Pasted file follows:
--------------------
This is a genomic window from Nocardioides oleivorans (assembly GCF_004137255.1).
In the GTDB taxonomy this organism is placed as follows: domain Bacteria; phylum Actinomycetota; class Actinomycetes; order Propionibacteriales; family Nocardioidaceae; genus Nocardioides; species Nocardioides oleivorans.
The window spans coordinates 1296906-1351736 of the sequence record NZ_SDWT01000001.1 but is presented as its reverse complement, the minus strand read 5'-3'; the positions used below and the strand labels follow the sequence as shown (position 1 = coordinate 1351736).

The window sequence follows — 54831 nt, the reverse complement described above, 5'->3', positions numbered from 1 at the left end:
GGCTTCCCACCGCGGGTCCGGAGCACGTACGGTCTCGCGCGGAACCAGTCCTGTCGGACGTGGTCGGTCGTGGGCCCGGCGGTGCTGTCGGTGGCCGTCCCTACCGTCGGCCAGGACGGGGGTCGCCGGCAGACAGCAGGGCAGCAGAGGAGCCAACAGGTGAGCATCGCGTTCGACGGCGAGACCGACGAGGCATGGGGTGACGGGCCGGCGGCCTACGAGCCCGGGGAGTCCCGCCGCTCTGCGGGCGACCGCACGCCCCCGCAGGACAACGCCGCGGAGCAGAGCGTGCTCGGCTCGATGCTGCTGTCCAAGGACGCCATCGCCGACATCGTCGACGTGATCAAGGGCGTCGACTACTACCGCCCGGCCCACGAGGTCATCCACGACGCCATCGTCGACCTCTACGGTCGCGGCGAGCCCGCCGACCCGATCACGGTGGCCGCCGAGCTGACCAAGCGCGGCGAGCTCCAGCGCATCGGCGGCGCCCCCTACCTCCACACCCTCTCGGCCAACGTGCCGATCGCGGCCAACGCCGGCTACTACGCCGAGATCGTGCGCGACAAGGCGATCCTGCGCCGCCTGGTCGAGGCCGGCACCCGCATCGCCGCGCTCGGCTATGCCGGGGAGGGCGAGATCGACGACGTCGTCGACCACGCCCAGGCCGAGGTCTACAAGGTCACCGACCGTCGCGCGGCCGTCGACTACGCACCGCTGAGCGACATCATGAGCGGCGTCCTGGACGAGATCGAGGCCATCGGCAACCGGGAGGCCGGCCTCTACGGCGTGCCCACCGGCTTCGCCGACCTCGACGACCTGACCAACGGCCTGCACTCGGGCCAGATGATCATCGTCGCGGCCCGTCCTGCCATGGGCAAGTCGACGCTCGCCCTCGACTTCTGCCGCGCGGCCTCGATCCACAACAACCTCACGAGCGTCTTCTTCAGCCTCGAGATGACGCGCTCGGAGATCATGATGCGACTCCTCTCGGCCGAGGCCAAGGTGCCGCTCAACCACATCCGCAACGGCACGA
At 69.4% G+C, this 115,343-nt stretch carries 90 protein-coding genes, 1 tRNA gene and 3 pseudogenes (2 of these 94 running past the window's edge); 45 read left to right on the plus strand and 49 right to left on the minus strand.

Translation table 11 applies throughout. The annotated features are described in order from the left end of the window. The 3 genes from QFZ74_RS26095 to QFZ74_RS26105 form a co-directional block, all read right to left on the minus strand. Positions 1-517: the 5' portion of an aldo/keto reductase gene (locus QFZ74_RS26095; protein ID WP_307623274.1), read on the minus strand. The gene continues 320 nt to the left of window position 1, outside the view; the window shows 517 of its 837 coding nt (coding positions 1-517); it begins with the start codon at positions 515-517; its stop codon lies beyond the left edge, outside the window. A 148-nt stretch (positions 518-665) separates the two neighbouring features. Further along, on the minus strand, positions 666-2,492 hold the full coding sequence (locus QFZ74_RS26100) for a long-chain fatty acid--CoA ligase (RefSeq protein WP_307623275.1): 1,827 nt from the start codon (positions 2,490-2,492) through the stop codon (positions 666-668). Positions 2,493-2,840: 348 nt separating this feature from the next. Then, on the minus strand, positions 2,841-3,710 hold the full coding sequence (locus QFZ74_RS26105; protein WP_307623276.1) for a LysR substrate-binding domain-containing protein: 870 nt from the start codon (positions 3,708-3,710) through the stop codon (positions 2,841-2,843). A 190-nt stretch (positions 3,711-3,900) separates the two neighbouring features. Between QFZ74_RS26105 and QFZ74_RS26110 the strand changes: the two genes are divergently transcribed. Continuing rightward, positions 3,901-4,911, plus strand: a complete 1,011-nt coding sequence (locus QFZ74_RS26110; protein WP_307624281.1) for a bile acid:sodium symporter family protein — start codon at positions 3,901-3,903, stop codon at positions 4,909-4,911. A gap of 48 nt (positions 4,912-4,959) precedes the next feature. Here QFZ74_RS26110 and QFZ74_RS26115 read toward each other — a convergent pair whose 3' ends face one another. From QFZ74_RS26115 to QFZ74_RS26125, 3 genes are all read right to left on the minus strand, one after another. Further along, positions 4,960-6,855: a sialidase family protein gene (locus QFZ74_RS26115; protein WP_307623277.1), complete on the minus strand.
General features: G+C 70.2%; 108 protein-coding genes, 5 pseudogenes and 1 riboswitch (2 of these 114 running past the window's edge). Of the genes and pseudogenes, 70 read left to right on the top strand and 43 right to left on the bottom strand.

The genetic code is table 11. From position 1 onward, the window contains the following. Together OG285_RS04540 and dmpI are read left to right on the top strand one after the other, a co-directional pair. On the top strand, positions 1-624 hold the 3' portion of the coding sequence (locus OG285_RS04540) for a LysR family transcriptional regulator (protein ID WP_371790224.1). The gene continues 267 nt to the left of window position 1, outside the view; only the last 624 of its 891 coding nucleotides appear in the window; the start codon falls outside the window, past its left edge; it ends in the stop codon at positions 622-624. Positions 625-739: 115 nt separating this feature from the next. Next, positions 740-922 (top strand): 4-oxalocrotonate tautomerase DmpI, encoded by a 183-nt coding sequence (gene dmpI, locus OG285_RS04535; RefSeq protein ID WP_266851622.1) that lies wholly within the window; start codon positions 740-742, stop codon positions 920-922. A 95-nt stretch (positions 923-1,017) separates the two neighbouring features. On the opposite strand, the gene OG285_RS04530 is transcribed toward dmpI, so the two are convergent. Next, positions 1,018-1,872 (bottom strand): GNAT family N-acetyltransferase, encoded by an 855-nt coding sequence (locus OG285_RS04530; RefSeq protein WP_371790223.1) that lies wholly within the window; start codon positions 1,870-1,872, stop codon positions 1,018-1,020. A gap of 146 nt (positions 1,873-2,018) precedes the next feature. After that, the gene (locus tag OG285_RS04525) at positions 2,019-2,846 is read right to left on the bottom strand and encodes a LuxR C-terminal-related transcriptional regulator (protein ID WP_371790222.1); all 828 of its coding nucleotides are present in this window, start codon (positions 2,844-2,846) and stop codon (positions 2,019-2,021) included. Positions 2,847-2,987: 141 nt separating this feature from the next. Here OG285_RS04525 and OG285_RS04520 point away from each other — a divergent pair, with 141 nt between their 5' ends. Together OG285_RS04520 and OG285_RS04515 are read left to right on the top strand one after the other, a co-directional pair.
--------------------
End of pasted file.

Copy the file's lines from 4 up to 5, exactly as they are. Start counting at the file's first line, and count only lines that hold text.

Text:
The window sequence follows — 54831 nt, the reverse complement described above, 5'->3', positions numbered from 1 at the left end:
GGCTTCCCACCGCGGGTCCGGAGCACGTACGGTCTCGCGCGGAACCAGTCCTGTCGGACGTGGTCGGTCGTGGGCCCGGCGGTGCTGTCGGTGGCCGTCCCTACCGTCGGCCAGGACGGGGGTCGCCGGCAGACAGCAGGGCAGCAGAGGAGCCAACAGGTGAGCATCGCGTTCGACGGCGAGACCGACGAGGCATGGGGTGACGGGCCGGCGGCCTACGAGCCCGGGGAGTCCCGCCGCTCTGCGGGCGACCGCACGCCCCCGCAGGACAACGCCGCGGAGCAGAGCGTGCTCGGCTCGATGCTGCTGTCCAAGGACGCCATCGCCGACATCGTCGACGTGATCAAGGGCGTCGACTACTACCGCCCGGCCCACGAGGTCATCCACGACGCCATCGTCGACCTCTACGGTCGCGGCGAGCCCGCCGACCCGATCACGGTGGCCGCCGAGCTGACCAAGCGCGGCGAGCTCCAGCGCATCGGCGGCGCCCCCTACCTCCACACCCTCTCGGCCAACGTGCCGATCGCGGCCAACGCCGGCTACTACGCCGAGATCGTGCGCGACAAGGCGATCCTGCGCCGCCTGGTCGAGGCCGGCACCCGCATCGCCGCGCTCGGCTATGCCGGGGAGGGCGAGATCGACGACGTCGTCGACCACGCCCAGGCCGAGGTCTACAAGGTCACCGACCGTCGCGCGGCCGTCGACTACGCACCGCTGAGCGACATCATGAGCGGCGTCCTGGACGAGATCGAGGCCATCGGCAACCGGGAGGCCGGCCTCTACGGCGTGCCCACCGGCTTCGCCGACCTCGACGACCTGACCAACGGCCTGCACTCGGGCCAGATGATCATCGTCGCGGCCCGTCCTGCCATGGGCAAGTCGACGCTCGCCCTCGACTTCTGCCGCGCGGCCTCGATCCACAACAACCTCACGAGCGTCTTCTTCAGCCTCGAGATGACGCGCTCGGAGATCATGATGCGACTCCTCTCGGCCGAGGCCAAGGTGCCGCTCAACCACATCCGCAACGGCACGA